States With the Highest (and Lowest) Voter Turnout

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Springfield, Illinois State Capitol Building
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31. Illinois
> Voter turnout: 63.0%
> 2012 winning candidate’s party: Democrat
> Pct. with bachelor’s degree: 32.9%
> Pct. workers paid hourly: 51.5%

Illinois’ voter participation rate was in line with that of the nation in each of the last two midterm elections and slightly below the national turnout in the 2008 and 2012 presidential elections. This might be surprising to some, given President Obama’s political history in the state. He served in the Illinois State Senate from 1997 through 2004, and then in the U.S. Congress as an Illinois senator from 2004 until his presidency.

It may actually be the president’s home field advantage — as well as the state’s Democratic leaning — that kept voter turnout so low in Illinois. Nearly 22% of those who did not vote in 2012 said they did not think their vote would matter, compared to 16.2% of U.S. non-voters who said the same.

Miami city tropical view, Florida
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32. Florida
> Voter turnout: 62.2%
> 2012 winning candidate’s party: Democrat
> Pct. with bachelor’s degree: 28.4%
> Pct. workers paid hourly: 46.3%

The entire outcome of the presidential election in 2000 came down to Florida, where an incredibly close vote merited a recount that dragged on for weeks. In that year, voter turnout was 59.6%, the lowest of the last four presidential elections. Bush was ultimately declared winner by a Supreme Court decision, securing Florida’s 25 electoral votes as well as the presidency.

Florida is a swing state, and the candidate to win it has gone on to win the general election in the last four elections. In 2004, Bush won by 5 percentage points, the most commanding victory compared to the general elections in 2000, 2008 and 2012. On average, voter turnout in the state is similar to the national voter turnout rate.

Montgomery, Alabama State Capital under a blustery sky 1.
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33. Alabama
> Voter turnout: 62.0%
> 2012 winning candidate’s party: Republican
> Pct. with bachelor’s degree: 24.2%
> Pct. workers paid hourly: 58.7%

A Democratic presidential candidate has not won Alabama since Jimmy Carter beat Gerald Ford in 1976. In each of the last four presidential elections, the Republican candidate won the state by at least 14.9 percentage points. A consistently conservative state, it is perhaps no surprise that one of the most common reasons cited for not voting was that people felt their vote would not make a difference. Average voter turnout in the state in the last four presidential elections was 62.0%, a marginally smaller share than the 62.2% voter turnout across the country.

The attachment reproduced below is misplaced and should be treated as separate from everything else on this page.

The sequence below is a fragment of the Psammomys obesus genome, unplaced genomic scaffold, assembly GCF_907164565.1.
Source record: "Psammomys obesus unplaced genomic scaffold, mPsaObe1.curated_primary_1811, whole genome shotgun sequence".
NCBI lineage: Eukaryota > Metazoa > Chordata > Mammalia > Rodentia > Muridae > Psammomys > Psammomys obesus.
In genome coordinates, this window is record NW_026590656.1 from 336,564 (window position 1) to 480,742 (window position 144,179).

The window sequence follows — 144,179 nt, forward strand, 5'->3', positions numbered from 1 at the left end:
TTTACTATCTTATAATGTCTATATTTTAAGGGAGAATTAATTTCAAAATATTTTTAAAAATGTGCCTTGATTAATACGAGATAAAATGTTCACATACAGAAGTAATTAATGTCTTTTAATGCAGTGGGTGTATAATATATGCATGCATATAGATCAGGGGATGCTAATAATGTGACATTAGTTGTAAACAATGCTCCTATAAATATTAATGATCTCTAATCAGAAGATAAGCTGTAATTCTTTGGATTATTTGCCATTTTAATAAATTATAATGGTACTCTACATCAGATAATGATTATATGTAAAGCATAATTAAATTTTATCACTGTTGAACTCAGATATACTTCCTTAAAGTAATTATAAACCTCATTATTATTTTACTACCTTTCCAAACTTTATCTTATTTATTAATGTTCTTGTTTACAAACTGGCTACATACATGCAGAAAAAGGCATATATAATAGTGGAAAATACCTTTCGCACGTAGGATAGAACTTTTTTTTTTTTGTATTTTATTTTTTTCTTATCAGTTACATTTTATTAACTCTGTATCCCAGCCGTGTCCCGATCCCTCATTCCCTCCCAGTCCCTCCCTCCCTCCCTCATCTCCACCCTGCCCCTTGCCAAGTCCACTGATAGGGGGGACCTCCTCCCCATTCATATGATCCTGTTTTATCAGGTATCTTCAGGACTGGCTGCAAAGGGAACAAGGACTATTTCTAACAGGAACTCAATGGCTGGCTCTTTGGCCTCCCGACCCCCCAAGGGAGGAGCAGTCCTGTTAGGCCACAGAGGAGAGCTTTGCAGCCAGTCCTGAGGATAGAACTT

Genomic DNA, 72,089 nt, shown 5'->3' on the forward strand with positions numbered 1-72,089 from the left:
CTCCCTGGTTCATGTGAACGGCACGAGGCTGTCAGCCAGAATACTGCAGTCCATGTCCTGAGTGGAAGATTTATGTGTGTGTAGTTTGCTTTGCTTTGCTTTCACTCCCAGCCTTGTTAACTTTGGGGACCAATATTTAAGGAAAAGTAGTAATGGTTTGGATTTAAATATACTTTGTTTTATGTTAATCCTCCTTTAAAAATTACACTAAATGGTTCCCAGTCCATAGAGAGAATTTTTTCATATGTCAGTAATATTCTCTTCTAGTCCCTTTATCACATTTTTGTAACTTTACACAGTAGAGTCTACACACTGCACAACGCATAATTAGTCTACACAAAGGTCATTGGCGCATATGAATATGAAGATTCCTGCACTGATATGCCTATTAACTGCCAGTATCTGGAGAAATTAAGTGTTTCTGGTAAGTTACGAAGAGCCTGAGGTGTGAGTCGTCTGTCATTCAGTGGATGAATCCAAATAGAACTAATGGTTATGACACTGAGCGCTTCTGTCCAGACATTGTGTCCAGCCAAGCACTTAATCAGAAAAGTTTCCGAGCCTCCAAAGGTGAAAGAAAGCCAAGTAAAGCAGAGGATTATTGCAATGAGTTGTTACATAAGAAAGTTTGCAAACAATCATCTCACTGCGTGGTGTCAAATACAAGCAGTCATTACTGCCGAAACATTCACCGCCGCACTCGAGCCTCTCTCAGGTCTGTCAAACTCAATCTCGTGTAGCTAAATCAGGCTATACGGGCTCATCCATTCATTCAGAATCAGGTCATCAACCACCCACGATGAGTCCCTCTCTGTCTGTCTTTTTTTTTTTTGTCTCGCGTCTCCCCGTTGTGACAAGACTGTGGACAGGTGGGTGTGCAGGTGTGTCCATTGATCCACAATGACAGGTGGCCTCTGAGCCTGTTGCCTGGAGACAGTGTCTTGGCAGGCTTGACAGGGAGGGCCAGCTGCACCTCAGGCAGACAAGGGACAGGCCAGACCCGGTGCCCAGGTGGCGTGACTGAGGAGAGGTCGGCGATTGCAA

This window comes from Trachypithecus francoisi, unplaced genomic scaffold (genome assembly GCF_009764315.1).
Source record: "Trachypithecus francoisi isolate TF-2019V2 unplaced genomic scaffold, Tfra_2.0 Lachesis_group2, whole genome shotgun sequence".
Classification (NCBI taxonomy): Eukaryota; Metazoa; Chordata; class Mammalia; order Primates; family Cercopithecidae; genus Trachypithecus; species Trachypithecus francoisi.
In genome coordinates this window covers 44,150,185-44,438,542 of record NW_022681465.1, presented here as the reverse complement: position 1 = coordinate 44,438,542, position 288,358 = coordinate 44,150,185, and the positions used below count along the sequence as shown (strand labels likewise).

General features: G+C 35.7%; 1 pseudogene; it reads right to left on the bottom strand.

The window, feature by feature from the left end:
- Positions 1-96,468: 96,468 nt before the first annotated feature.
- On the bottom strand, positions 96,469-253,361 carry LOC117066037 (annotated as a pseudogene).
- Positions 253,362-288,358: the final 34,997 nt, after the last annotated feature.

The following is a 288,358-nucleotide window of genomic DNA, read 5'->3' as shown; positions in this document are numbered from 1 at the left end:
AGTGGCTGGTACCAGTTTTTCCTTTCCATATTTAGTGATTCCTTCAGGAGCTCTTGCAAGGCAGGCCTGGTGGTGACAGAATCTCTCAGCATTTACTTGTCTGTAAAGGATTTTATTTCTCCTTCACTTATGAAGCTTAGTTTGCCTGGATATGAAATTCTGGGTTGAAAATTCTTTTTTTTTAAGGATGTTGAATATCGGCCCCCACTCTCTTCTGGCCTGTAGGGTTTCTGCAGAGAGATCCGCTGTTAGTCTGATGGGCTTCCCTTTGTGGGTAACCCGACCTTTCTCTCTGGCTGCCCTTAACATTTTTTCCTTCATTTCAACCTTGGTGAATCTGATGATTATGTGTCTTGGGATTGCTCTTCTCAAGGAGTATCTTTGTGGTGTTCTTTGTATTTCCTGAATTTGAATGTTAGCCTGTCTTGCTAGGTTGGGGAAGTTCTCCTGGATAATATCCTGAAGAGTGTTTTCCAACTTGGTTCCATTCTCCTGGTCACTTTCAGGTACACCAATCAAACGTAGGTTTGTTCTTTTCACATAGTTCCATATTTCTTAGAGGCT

Higher educational attainment rates typically correlate with higher rates of voter engagement. Just as voter turnout is lower in Alabama than it is across the nation, so is educational attainment. Only 23.5% of adults in Alabama have at least a bachelor’s degree compared to the 30.1% national college attainment rate.

Pittsburgh, Pennsylvania
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34. Pennsylvania
> Voter turnout: 61.6%
> 2012 winning candidate’s party: Democrat
> Pct. with bachelor’s degree: 29.7%
> Pct. workers paid hourly: 57.8%

Higher educational attainment typically leads to increased participation in the the democratic process. In Pennsylvania, 29.0% of adults have at least a bachelor’s degree, roughly in line with the 30.1% of adults nationwide with similar educational attainment. Voter turnout in the state is also similar to national voter turnout. In the past four presidential elections, an average of 61.6% of eligible Pennsylvanians went to the polls compared to 62.2% of the country-wide electorate. Like in most of the country, younger and poorer voters in Pennsylvania are less likely to vote than the state population overall.

Santa Fe, New Mexico
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35. New Mexico
> Voter turnout: 61.1%
> 2012 winning candidate’s party: Democrat
> Pct. with bachelor’s degree: 26.5%
> Pct. workers paid hourly: 59.5%

New Mexico’s average voter turnout rate over the last four presidential elections was lower than in the majority of states. Participation bottomed out in the 2000 election when less than 55% of the state electorate went to the polls compared to just under 60% of the U.S. electorate. In the last three cycles, the state’s turnout rate has been within a percentage point of the national voter turnout rate. New Mexico’s turnout may be bolstered by its status as a swing state. Though the largest share of voters preferred Gore, the Democratic candidate, in 2000, the state went to Bush, the Republican candidate, four years later.

New Mexico voters appear to recognize their impact on the election. Only 5.7% of those who did not vote in the state in 2012 said they abstained because they did not think their vote would make a difference, compared to a national share of 16.2%.